Hospitalizations tick up to 12 in Albany County

The Enterprise — Michael Koff

Albany County Executive Daniel McCoy points to the longest bar in a graph showing county residents in their twenties have had the most cases of COVID-19. 

ALBANY COUNTY — Albany County is seeing an uptick in hospitalizations from COVID-19 while residents in their twenties continue to be the most frequently infected with the disease.

“We knew cases would go up when school opened up,” said Albany County Executive Daniel McCoy at his press briefing on Tuesday morning.

He also said, “A lot of kids don’t get it … You have no signs or symptoms but you’re spreading it and we’re not going to get through this if you don’t do the right thing … We need you to be good neighbors,” he said, recommending 20-somethings watch a film about Mister Rogers.

The number of county residents in their twenties who have tested positive for the coronavirus disease 2019 has increased by 19 since a week ago and now stands at 532, McCoy said. The number for residents in their fifties is 391, and for those aged 10 to 19 is 170.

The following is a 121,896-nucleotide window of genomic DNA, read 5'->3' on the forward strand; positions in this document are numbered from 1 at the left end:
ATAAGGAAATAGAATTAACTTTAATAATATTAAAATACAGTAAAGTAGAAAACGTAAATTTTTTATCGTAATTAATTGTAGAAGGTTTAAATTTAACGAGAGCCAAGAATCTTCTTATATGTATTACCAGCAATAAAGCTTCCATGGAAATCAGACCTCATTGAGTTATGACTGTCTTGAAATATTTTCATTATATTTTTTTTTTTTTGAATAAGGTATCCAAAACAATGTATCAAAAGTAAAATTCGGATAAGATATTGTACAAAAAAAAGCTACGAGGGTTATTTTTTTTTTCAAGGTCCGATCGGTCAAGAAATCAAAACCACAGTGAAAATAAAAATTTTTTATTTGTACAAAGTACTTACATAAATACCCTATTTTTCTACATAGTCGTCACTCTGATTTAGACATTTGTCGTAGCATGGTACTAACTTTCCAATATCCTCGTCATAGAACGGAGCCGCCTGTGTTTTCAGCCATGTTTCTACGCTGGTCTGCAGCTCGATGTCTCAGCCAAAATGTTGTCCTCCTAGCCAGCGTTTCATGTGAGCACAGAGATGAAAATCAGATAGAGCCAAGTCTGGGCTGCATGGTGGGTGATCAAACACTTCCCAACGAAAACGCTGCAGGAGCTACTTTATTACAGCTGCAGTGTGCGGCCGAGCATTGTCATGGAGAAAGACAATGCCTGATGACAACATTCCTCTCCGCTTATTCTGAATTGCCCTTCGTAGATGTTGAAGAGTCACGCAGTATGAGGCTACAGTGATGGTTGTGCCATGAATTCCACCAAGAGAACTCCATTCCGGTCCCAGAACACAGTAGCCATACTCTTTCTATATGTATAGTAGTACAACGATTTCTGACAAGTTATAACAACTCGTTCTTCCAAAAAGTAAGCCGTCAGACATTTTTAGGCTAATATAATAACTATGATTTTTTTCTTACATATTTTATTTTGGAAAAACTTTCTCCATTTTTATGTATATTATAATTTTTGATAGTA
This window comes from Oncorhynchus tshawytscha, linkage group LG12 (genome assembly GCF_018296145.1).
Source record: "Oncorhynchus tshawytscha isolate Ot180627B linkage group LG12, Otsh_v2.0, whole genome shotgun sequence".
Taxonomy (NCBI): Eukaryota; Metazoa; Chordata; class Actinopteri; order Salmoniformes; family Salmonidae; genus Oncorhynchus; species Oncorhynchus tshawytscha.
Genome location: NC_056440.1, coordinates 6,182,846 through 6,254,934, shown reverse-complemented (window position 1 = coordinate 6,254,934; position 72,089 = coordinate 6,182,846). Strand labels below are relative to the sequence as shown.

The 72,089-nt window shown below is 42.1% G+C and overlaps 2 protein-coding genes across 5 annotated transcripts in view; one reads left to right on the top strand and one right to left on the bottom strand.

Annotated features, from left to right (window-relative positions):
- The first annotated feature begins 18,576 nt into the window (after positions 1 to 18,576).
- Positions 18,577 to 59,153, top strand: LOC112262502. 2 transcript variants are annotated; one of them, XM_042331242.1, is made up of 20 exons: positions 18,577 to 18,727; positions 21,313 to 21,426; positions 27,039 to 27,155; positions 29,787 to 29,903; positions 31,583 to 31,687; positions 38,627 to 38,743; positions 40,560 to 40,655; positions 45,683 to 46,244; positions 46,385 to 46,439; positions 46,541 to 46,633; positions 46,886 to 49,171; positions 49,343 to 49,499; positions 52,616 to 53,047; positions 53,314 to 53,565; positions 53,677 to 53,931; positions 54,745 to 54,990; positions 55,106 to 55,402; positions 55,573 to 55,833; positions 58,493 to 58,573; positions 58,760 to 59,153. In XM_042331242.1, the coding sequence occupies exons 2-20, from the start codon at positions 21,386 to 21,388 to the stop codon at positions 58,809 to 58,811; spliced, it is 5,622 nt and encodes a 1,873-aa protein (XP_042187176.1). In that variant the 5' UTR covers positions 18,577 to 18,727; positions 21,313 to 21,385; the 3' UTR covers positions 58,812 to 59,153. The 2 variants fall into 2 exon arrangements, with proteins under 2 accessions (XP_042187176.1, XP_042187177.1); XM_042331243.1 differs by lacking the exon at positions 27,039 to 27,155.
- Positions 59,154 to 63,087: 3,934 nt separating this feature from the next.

McCoy also expressed concern about the increase in hospitalizations. Between Aug. 14 and 24, the number of hospitalized county residents remained steady at seven. That number has gone up 19, from 297 on Aug. 14 to 316 on Tuesday.

Twelve Albany County residents are currently hospitalized with two in intensive-care units. So the county’s hospitalization rate is now 0.47 percent, up from 0.43 percent on Monday.

McCoy called the increase in hospitalizations alarming.

Albany County Health Commissioner Elizabeth Whalen said, “We don’t know yet whether it’s a trend.”

Despite a change last week in guidance from the Centers for Disease Control and Prevention, Whalen said, “We are still recommending asymptomatic testing.”

McCoy concurred. “Whether you have signs or symptoms, please go out and get tested. Do the right thing …,” he said. “It’s the only way we’re going to track this. It’s the only way we’re going to know if the virus is still lingering out there … It didn’t go away.”